The Wall Street Journal recently published a must-read article clearly articulating how foreign-government intervention drives wild price fluctuations in the international sugar market. The article rightfully identifies India as one of the most egregious offenders, helping “push prices toward their lowest level in a decade”:
The drop extends a two-year stretch in which depressed prices have squeezed profits at sugar refineries, hurt farmers whose livelihoods depend on the crop and led to tensions between nations that are major producers. A big part of the decline stems from India, which overtook Brazil as the world’s biggest grower of sugar in the 2018-19 season, producing 33.1 million tons.
Generous past subsidies, estimated to have valued about $1.7 billion per year, have fueled a sugar surplus that the government is now seeking to offload onto the world dump market. The Wall Street Journal continues:
Bumper harvests have swelled India’s sugar stockpiles to around 17.6 million tons, according to the USDA. The prospect of these being sold on international markets has weighed on global prices for much of the year.
Many participants in the sugar market expect the Indian government to renew an export subsidy program for refineries in the coming weeks, albeit with some tweaks. The policy, introduced last year, contributed to a 52% rise in exports and has drawn ire from rival producers. The World Trade Organization is investigating complaints by Australia, Brazil and Guatemala that the subsidies are illegal.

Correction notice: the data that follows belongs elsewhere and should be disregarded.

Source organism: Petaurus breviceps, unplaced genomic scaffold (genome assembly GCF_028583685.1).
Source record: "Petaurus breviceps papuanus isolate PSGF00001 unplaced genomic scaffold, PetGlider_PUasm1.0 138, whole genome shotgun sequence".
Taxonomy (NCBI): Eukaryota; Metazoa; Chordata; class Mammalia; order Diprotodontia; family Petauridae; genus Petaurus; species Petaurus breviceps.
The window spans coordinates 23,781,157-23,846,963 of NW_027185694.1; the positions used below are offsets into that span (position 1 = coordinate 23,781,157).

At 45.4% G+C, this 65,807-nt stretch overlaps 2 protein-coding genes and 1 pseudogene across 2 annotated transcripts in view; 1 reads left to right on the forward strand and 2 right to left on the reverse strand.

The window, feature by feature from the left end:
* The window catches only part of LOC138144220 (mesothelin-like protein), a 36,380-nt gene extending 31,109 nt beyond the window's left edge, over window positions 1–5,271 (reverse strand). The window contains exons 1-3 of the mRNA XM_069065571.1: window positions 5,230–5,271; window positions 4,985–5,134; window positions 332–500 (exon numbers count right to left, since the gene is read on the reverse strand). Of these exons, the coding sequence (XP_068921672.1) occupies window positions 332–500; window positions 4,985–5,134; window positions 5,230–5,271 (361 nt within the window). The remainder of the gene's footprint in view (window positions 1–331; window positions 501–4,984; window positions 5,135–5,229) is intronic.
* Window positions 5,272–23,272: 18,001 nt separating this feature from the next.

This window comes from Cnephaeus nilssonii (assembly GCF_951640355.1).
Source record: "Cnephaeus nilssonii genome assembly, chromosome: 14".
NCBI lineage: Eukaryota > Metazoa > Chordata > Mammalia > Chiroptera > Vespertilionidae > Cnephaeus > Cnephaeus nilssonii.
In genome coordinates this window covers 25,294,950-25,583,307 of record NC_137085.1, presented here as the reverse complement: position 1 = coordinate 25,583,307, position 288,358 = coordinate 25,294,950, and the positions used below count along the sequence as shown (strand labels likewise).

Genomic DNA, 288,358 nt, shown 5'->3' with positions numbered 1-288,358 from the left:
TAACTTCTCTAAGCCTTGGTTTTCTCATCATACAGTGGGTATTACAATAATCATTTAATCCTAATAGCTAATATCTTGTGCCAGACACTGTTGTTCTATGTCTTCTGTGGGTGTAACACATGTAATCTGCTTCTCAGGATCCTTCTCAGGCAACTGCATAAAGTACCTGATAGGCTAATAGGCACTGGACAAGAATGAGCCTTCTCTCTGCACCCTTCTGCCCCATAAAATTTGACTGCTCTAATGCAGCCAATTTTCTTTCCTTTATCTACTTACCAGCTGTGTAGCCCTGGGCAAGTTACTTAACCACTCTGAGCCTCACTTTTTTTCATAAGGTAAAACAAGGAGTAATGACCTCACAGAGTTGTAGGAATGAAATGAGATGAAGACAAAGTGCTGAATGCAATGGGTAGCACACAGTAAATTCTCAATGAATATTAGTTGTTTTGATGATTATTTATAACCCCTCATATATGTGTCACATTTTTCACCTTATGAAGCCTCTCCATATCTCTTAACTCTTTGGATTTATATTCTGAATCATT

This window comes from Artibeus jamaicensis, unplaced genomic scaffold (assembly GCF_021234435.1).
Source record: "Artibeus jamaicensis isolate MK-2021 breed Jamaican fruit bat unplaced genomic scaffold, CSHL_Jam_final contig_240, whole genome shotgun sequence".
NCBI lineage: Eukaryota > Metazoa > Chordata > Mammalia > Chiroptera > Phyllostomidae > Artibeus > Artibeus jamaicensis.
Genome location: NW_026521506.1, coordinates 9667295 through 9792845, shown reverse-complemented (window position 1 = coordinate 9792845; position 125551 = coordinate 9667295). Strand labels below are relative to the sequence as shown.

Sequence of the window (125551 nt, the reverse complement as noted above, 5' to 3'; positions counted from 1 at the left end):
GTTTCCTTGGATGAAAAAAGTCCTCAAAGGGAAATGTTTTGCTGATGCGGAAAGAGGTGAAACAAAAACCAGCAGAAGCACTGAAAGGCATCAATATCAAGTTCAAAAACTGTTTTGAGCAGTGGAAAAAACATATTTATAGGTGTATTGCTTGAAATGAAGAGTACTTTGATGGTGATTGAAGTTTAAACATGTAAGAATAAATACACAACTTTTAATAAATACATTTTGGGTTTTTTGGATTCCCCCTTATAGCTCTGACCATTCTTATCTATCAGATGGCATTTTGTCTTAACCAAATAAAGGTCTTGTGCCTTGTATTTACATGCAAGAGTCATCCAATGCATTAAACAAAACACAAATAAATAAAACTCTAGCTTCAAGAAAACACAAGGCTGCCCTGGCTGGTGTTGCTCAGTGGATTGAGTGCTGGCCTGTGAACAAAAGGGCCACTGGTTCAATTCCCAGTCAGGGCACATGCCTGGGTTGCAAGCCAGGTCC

Just days later, India’s government decided to renew its export subsidy program, announcing it will dole out nearly $880 million in subsidies to incentivize the export of 6 million tonnes of sugar in the 2019/20 marketing year which begins on October 1. Sugar mills will receive an export subsidy of 10,448 rupees – or nearly $145 – per tonne of sugar.
International reaction was swift as Brazil and Australia condemned the latest round of subsidies, with one industry leader in Australia branding India’s decision “a massive market distortion.” Bloomberg stated that the “subsidies are just another blow to the market that’s already suffering from oversupply.”
Amazingly, it appears that the Indian sugar industry wanted even more government assistance. An anonymous sugar miller expressed their disappointment to Reuters, saying, “We were expecting more than 12,000 rupees [$167] per tonne subsidy considering the drop in global prices.”
A drop in global prices driven in large part by India’s ever-expanding portfolio of government subsidies.
Due to government intervention, the economics of the world market are almost completely divorced from normal market signals and prices have fallen well below the cost of production. It’s increasingly clear that this is an unsustainable trend.
Faced with the volatility of the world market, America’s no-cost sugar policy helps level the playing field for our farmers and secures a stable supply of high-quality sugar for food manufacturers and consumers.
But America’s sugar industry is proud to be among the most efficient producers in the world and would like to compete in a free market. That is why we will continue to call on Congress to seek the elimination of all foreign sugar subsidies by passing Congressman Yoho’s Zero-for-Zero legislation. Dismantling all market-distorting subsidy programs will be the only way to truly establish a free and fair market for sugar.
Until then, we will continue to shine a spotlight on the foreign subsidies destroying the global market.